He is used to making use of his intelligence and therefore he will need mental stimulation as opposed to lying around all day. He gets on well with adults, children and other pets, but he needs to grow up with children and not be put among children when he is already an adult. He is loyal and loving to his human family, forming a deep bond, especially with just one member of the family.

Health Problems

A healthy Schnauzer can reach 10 – 12 years of age, but even so, they are a dog breed prone to high rates of hip- and elbow dysplasia, hereditary eye disease and thyroid disease.

Blood-clotting diseases and epilepsy are also concerns with Giant Schnauzers as well as bloat. As with all deep-chested breeds, Giant Schnauzers are more at risk with this gastrointestinal syndrome known as bloat and which can be life threatening.

It is your right to ask the breeder about the medical history of your puppy’s parents.

The Belgian Groenendael is a healthy, strong breed with no major health problems and with an average lifespan of 12-14 years.

As with every dog breed, there will be some health issues to be aware of. Skin allergies, epilepsy, eye problems and hip- and joint dysplasia are some areas to look out for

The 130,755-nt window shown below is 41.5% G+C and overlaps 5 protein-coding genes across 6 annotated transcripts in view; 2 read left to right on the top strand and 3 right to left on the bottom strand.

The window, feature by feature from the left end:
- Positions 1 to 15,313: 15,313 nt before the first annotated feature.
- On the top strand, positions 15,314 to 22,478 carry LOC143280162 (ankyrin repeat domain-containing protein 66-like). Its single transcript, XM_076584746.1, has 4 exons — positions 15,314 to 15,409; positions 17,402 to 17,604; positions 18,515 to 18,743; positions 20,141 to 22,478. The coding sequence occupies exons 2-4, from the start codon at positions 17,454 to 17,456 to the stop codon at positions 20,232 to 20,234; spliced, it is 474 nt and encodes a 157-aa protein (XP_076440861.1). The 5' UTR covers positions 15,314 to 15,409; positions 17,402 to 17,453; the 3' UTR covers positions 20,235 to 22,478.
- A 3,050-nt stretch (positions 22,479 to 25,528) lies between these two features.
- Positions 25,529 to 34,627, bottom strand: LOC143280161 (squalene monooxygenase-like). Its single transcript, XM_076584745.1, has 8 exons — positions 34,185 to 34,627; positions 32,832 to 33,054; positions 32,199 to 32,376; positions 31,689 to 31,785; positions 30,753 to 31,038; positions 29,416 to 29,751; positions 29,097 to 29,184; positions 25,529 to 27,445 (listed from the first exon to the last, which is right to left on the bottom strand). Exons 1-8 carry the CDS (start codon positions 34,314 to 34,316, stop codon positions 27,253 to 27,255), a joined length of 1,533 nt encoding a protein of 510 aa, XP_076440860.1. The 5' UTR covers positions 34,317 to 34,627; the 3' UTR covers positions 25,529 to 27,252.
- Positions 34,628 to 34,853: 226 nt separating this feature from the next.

Dental disease for instance, is a common problem with pets, and your Belgian Shepherd can have serious problems with their teeth. Tartar build-up on the teeth ca take you down a trail of infections and gum disease. If you don’t want to make use of a special canine toothbrush and toothpaste, your vet will do it for you.

Your Groenendael will also be susceptible to ticks, fleas and bacterial and viral infections. As a puppy of 6 – 8 weeks, vaccinations for parvo, rabies, and distemper will be necessary. You’ll also need to be generally watching your pet’s health and to get him to the vet when he shows signs of being run-down and ill.

Caring The Pet

He is a particularly low shedding dog and so brushing him twice a week will suffice. He loves the closeness with his human family during these grooming sessions.

If you don’t know how to groom yourself, the Giant Schnauzers coat will require hand-stripping or clipping. If you want to keep your dog with that typical Schnauzer look, a visit to a professional groomer will be required as they will also tidy the hair around each paw as well.

Now that the ears are no longer cropped, he has fairly short floppy ears and it will be necessary to ensure that dampness, ear wax and dirt don’t build up to cause ear infections.

The teeth must also be brushed 2 or 3 times a week otherwise plaque buildup can cause dental disease as well as lead to other more serious diseases such as kidney- and heart disease.

Diet:

If you’re a new dog owner, it can be hard to know which dog food to buy and which ingredients to look out for. Nutrition is of vital importance, and bad ingredients can make your dog sick and shorten his life.